Scandinavian architecture and design has always upheld its superior level of craftsmanship and natural aesthetics. Yet, until the late 19th century, its castles and cathedrals were constructed basically in historical styles borrowed from other countries. Traditional buildings were generally made up of vernacular wood, stone or brick structures. From the 20th century, Scandinavian architects began to adopt international styles, especially when several of them pursued advanced studies in the West. Nonetheless, the uniqueness they instilled in their designs always reflects a tinge of tradition and modernity while nurturing the importance of the natural environment.
Panasonic Shiodome Museum of Art pays tribute to one of the grandmasters of Scandinavian architecture, Eliel Saarinen in “Eliel Saarinen and His Beautiful Architecture in Finland” until September 20th. Saarinen was largely recognized for his Art Nouveau buildings and his major achievement with the Finnish Pavilion at the Paris 1900 World Fair. The pavilion paved the international road for Saarinen. Although his team composed of Herman Gesellius and Armas Lindgren garnered the competition award, most of the credit was rendered to Saarinen, who spent the winter of 1899-1900 in Paris with his wife to supervise the construction and attend the fair’s opening ceremony. The building was praised for the use of Finnish motifs, such as bears, frogs, squirrels, and other Finnish wildlife, mixed with National Romanticism and Art Nouveau styles. It also displayed ceiling frescoes themed after the Finnish myth Kalevala, furnishings and ceramics by Alfred William Finch from the local Iris pottery factory, and textiles woven by The Friends of Finnish Handicraft founded in 1879. Many of these can be viewed in the exhibition, including architectural drawings, photographs, a scale model, and an Iris chair. It was also said that the phenomenal success of the pavilion ignited a political statement for Finland independency during an era when the country was still a part of Russia.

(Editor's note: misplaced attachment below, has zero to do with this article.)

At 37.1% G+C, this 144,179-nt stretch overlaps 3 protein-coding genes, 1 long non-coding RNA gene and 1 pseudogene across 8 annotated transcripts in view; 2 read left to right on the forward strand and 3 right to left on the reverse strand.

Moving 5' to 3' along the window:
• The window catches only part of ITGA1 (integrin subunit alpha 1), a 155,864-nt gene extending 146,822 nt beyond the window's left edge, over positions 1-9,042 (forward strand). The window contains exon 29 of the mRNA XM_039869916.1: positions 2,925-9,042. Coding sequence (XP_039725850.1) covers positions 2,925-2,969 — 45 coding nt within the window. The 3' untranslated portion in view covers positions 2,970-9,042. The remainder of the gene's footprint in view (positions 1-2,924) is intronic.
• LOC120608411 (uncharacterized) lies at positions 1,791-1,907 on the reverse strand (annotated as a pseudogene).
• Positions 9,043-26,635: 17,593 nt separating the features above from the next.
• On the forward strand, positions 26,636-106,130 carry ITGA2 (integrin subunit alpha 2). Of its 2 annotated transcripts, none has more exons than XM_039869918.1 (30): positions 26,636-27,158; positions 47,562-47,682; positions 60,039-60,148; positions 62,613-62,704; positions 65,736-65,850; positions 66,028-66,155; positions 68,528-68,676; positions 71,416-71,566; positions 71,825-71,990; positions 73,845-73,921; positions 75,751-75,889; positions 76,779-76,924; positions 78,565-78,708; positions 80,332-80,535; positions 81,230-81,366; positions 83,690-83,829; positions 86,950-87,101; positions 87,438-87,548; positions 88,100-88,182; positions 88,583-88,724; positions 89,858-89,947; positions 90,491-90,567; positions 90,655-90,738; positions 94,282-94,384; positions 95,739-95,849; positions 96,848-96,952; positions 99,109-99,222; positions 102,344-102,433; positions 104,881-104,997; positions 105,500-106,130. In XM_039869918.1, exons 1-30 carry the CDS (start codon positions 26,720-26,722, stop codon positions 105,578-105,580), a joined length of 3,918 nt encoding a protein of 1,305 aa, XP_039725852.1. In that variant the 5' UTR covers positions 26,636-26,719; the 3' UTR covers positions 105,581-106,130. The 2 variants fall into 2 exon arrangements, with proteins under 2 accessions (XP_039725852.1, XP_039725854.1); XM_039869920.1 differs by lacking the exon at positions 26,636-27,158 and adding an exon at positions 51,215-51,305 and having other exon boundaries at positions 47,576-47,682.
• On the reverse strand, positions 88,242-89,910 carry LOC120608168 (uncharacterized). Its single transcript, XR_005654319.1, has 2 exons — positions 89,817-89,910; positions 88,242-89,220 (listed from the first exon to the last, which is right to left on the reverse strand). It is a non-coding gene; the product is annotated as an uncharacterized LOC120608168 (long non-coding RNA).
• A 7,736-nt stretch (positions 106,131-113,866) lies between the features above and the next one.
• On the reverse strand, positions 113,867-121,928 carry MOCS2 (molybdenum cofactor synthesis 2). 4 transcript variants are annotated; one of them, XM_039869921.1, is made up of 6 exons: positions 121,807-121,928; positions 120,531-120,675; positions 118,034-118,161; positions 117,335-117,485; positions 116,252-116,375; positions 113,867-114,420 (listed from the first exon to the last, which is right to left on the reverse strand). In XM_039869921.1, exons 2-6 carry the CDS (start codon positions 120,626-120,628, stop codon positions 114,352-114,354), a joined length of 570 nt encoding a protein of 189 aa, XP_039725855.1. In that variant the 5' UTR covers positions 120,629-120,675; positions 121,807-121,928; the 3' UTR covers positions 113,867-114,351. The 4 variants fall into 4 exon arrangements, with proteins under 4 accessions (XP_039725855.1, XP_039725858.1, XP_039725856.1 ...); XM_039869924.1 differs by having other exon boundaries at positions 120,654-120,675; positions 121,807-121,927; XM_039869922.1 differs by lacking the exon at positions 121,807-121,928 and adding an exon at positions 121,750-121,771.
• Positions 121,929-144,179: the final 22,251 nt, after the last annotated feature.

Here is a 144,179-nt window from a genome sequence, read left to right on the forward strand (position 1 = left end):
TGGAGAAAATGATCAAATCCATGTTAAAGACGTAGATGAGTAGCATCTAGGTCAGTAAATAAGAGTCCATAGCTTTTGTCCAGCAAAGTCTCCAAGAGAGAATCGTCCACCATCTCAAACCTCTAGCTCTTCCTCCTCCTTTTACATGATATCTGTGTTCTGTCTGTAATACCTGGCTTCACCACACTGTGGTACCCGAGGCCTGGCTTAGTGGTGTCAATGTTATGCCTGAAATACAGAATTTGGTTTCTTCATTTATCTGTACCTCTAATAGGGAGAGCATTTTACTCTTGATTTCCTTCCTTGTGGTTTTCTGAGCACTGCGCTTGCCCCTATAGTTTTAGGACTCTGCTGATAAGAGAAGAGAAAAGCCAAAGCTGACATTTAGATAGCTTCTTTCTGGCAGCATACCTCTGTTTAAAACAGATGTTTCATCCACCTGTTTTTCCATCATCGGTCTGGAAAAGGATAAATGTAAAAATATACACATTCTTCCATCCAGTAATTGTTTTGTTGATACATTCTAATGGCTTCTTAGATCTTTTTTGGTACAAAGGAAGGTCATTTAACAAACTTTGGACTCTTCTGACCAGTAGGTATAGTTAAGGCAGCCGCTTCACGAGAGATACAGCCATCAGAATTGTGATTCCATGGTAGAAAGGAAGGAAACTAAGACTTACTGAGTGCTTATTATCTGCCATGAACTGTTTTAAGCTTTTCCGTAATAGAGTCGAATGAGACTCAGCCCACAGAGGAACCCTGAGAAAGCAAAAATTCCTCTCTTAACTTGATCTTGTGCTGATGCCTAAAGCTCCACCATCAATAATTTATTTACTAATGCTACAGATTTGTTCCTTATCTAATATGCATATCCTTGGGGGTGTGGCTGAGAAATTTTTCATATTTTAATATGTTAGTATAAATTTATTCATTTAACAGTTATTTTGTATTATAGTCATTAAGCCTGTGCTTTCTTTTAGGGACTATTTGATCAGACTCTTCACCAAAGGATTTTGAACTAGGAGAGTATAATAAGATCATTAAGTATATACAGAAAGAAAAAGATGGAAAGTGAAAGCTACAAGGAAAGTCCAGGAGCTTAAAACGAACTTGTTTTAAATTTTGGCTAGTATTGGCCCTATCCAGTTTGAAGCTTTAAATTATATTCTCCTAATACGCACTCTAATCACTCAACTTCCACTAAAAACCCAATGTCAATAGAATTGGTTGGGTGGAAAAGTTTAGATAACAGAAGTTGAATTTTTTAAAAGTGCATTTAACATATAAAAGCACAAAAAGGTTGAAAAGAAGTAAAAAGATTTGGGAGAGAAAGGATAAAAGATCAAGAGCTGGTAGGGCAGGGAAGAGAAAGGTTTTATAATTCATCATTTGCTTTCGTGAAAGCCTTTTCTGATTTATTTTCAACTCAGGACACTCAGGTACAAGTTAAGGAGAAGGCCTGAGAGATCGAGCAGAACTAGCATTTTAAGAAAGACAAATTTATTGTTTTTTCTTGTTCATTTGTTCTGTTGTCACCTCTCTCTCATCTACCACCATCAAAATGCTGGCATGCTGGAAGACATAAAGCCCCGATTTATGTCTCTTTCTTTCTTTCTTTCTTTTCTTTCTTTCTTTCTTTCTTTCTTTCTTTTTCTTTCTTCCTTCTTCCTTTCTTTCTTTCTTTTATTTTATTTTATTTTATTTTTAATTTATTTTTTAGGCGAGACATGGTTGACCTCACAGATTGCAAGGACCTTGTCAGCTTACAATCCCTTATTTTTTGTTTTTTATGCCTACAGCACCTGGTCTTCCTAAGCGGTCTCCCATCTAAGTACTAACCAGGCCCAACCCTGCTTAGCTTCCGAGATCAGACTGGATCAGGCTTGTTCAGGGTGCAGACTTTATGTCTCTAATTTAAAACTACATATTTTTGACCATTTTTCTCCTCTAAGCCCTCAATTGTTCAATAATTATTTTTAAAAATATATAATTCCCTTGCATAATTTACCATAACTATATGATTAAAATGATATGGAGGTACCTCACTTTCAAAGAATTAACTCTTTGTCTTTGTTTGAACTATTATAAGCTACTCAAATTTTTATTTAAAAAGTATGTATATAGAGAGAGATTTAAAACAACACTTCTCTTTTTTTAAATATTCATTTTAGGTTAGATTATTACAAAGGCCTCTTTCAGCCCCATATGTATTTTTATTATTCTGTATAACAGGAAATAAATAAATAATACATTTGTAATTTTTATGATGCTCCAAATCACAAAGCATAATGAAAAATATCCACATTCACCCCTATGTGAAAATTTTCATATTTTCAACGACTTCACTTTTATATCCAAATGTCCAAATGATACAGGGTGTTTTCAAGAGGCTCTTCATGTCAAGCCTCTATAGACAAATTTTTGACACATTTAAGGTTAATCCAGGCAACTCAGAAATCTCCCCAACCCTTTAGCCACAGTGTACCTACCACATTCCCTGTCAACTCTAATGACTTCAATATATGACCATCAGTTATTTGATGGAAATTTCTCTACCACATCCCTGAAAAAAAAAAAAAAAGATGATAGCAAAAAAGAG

Saarinen studied at the Helsinki University of Technology. In 1896, he formed the Gesellius-Lindgren-Saarinen partnership, which propelled a series of successful projects. Apart from the Finnish Pavilion and National Museum of Finland, the team also designed the Pohjola Insurance Company Building in 1901. The building is a beautiful masterpiece of decorative work inspired by the Kalevala myth. The exhibition presents photographic and drawing details of gargoyles, monsters, squirrels, tree reliefs and grotesque figures adorning the edifice. They capture the ideal essence of Finland’s natural characteristics, therefore, attributing to the National Romantic style. The most captivating feature in the building is the famous spiral staircase with semi-circular landings and cast iron railings decorated with pine tree, fern leaf and troll motifs.
Finland is famed for its enchanting forests and lakes. Saarinen and his architectural partners fell in love with the scenery around Lake Vitträsk, around 20 kilometers from central Helsinki, so they decided to purchase a parcel of the lake property in 1901. They converted it into their studio residence in the National Romantic style. The Hvitträsk (White Lake), hence, was divided into the southern wing occupied by Saarinen’s family, the northern wing that housed Lindgren’s family, and a separate building “Lilla Villan” (Little Villa) built for Gesellius and his sister, textile artist Loja, who later married Saarinen after his divorce. The entire complex is a work of art in itself. Photographs, plans, and architectural drawings reveal every detail from the windows, doors, floors, lights, furniture, and accessories all designed by the trio. You can take a glimpse of a photograph of the sophisticated dining room with its Gothic arched windows and stained glass. The interiors evoke the spirit of English Arts and Crafts movement, late 19th century cism, and a touch of Jugendstil, all blended with Finnish materials, motifs and methods. Hvitträsk is central to Saarinen’s personal life and career, as many of his projects were conceptualized here, including the Helsinki Central Station. It became the childhood home of his son Eero, who became one of the modernist era’s prominent architects and industrial and furniture designers. He designed the plan for the north wing around 1929-1936. Today, the villa is a museum that can be visited by the public.
In 1922, Saarinen won second place for his design of the Chicago Tribune Tower. It became an iconic modernist skyscraper with neo-Gothic influence. The achievement prompted him to move to the U.S., which further accelerated his success. He became the first president of the Cranbrook Academy of Art in Michigan, which he also designed. In the following years, Eero succeeded his father’s position as an architecture educator. Some of Eero’s furniture designs are displayed in the exhibition.
While the exhibition consists of only one hall, the curation is wonderfully presented with arches and door openings echoing Saarinen’s revolutionary design and Finland’s peaceful natural surroundings. Visitors may be tempted to visit Finland after seeing this exhibition.